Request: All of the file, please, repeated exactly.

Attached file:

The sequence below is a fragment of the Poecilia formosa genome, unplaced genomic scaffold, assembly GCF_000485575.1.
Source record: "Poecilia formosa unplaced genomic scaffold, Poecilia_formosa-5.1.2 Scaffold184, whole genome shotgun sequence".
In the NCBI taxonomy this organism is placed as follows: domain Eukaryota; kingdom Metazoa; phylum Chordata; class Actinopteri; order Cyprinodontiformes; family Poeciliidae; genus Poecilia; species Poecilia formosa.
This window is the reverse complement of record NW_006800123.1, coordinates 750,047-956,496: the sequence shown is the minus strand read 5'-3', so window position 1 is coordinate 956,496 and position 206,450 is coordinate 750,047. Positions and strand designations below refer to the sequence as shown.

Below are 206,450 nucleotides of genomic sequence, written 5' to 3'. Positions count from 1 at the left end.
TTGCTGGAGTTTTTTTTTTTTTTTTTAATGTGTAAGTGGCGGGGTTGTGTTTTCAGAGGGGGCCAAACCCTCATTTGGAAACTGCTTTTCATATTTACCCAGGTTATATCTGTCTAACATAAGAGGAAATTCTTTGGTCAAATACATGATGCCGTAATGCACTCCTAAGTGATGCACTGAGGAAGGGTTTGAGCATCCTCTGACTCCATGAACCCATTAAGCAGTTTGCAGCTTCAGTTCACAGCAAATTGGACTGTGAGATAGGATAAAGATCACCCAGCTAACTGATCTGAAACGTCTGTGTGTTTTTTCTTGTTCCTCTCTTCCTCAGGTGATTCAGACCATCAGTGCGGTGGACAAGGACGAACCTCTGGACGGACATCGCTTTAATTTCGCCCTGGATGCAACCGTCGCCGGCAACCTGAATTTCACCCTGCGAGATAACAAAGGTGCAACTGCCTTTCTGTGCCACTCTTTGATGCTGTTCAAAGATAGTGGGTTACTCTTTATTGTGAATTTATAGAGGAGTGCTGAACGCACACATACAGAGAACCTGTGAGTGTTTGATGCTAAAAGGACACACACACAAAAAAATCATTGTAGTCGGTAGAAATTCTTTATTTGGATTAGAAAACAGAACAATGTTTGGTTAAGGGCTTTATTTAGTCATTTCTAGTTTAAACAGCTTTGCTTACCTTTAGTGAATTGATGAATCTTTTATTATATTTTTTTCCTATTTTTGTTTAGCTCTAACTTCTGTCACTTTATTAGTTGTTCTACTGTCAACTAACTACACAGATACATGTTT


The sequence below is a fragment of the Poecilia formosa genome, unplaced genomic scaffold, assembly GCF_000485575.1.
Source record: "Poecilia formosa unplaced genomic scaffold, Poecilia_formosa-5.1.2 Scaffold184, whole genome shotgun sequence".
In the NCBI taxonomy this organism is placed as follows: domain Eukaryota; kingdom Metazoa; phylum Chordata; class Actinopteri; order Cyprinodontiformes; family Poeciliidae; genus Poecilia; species Poecilia formosa.
This window is the reverse complement of record NW_006800123.1, coordinates 750,047-956,496: the sequence shown is the minus strand read 5'-3', so window position 1 is coordinate 956,496 and position 206,450 is coordinate 750,047. Positions and strand designations below refer to the sequence as shown.

Below are 206,450 nucleotides of genomic sequence, written 5' to 3'. Positions count from 1 at the left end.
TTGCTGGAGTTTTTTTTTTTTTTTTTAATGTGTAAGTGGCGGGGTTGTGTTTTCAGAGGGGGCCAAACCCTCATTTGGAAACTGCTTTTCATATTTACCCAGGTTATATCTGTCTAACATAAGAGGAAATTCTTTGGTCAAATACATGATGCCGTAATGCACTCCTAAGTGATGCACTGAGGAAGGGTTTGAGCATCCTCTGACTCCATGAACCCATTAAGCAGTTTGCAGCTTCAGTTCACAGCAAATTGGACTGTGAGATAGGATAAAGATCACCCAGCTAACTGATCTGAAACGTCTGTGTGTTTTTTCTTGTTCCTCTCTTCCTCAGGTGATTCAGACCATCAGTGCGGTGGACAAGGACGAACCTCTGGACGGACATCGCTTTAATTTCGCCCTGGATGCAACCGTCGCCGGCAACCTGAATTTCACCCTGCGAGATAACAAAGGTGCAACTGCCTTTCTGTGCCACTCTTTGATGCTGTTCAAAGATAGTGGGTTACTCTTTATTGTGAATTTATAGAGGAGTGCTGAACGCACACATACAGAGAACCTGTGAGTGTTTGATGCTAAAAGGACACACACACAAAAAAATCATTGTAGTCGGTAGAAATTCTTTATTTGGATTAGAAAACAGAACAATGTTTGGTTAAGGGCTTTATTTAGTCATTTCTAGTTTAAACAGCTTTGCTTACCTTTAGTGAATTGATGAATCTTTTATTATATTTTTTTCCTATTTTTGTTTAGCTCTAACTTCTGTCACTTTATTAGTTGTTCTACTGTCAACTAACTACACAGATACATGTTT